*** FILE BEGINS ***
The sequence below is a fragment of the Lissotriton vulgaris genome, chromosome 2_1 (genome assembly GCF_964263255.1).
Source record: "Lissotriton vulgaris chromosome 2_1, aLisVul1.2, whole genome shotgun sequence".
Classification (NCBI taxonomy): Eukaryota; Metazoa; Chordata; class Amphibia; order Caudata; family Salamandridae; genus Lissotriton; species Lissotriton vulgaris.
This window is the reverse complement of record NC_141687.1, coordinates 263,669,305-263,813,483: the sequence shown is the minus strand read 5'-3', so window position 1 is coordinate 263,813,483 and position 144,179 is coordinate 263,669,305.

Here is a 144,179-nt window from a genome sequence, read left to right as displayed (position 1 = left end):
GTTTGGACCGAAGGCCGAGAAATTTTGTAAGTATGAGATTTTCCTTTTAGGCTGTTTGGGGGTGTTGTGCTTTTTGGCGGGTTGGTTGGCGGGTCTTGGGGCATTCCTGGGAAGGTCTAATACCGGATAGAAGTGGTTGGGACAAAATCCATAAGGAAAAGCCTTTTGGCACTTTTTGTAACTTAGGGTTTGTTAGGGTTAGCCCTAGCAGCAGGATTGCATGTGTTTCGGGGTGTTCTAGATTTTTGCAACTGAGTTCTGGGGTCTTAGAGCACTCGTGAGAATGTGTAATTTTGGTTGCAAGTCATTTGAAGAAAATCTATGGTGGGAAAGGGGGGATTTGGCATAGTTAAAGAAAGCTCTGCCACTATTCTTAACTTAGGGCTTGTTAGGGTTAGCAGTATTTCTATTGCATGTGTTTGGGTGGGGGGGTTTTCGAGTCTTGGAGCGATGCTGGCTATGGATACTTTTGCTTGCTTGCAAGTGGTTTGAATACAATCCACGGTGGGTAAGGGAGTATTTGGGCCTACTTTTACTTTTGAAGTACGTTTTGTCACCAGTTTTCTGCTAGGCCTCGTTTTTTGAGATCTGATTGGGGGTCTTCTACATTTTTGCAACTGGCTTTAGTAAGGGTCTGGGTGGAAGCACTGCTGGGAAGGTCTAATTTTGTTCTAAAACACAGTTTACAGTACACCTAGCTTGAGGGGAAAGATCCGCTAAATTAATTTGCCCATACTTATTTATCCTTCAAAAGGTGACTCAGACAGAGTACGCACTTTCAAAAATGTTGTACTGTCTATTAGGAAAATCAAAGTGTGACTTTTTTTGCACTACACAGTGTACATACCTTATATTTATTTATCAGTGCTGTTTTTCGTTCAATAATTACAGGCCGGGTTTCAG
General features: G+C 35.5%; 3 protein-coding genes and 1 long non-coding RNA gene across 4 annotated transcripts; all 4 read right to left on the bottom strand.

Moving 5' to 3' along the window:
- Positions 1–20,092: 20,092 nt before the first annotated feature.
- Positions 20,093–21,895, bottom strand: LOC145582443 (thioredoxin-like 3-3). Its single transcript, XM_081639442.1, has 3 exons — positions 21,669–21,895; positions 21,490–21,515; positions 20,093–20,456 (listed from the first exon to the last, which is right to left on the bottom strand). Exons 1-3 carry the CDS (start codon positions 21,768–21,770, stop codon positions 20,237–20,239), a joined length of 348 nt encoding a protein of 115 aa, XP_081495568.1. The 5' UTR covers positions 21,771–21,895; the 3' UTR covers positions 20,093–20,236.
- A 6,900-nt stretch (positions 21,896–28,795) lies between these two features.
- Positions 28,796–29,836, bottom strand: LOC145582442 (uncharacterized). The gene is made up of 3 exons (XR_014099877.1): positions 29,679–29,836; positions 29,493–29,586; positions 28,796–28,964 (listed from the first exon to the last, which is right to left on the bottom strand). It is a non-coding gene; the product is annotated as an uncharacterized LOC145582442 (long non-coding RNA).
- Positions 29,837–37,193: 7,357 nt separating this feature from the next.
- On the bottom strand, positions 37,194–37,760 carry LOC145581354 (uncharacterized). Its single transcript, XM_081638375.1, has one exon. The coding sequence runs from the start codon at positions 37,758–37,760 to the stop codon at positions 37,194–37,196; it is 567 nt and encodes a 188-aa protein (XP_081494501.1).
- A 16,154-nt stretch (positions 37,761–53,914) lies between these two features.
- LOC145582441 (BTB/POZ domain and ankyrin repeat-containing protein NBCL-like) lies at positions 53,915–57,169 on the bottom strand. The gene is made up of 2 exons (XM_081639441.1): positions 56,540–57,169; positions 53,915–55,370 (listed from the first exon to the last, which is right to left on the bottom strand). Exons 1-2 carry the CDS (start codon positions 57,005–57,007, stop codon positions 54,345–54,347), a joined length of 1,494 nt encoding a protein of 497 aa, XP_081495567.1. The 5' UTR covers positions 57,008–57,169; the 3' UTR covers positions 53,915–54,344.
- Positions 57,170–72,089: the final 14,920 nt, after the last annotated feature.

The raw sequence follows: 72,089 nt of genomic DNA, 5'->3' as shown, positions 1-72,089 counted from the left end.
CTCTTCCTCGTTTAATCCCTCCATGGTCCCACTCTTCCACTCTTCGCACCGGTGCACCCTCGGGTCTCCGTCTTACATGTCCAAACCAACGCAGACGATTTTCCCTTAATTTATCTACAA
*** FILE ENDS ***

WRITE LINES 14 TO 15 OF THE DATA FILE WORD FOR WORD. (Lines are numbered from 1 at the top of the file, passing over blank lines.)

- On the bottom strand, positions 37,194–37,760 carry LOC145581354 (uncharacterized). Its single transcript, XM_081638375.1, has one exon. The coding sequence runs from the start codon at positions 37,758–37,760 to the stop codon at positions 37,194–37,196; it is 567 nt and encodes a 188-aa protein (XP_081494501.1).
- A 16,154-nt stretch (positions 37,761–53,914) lies between these two features.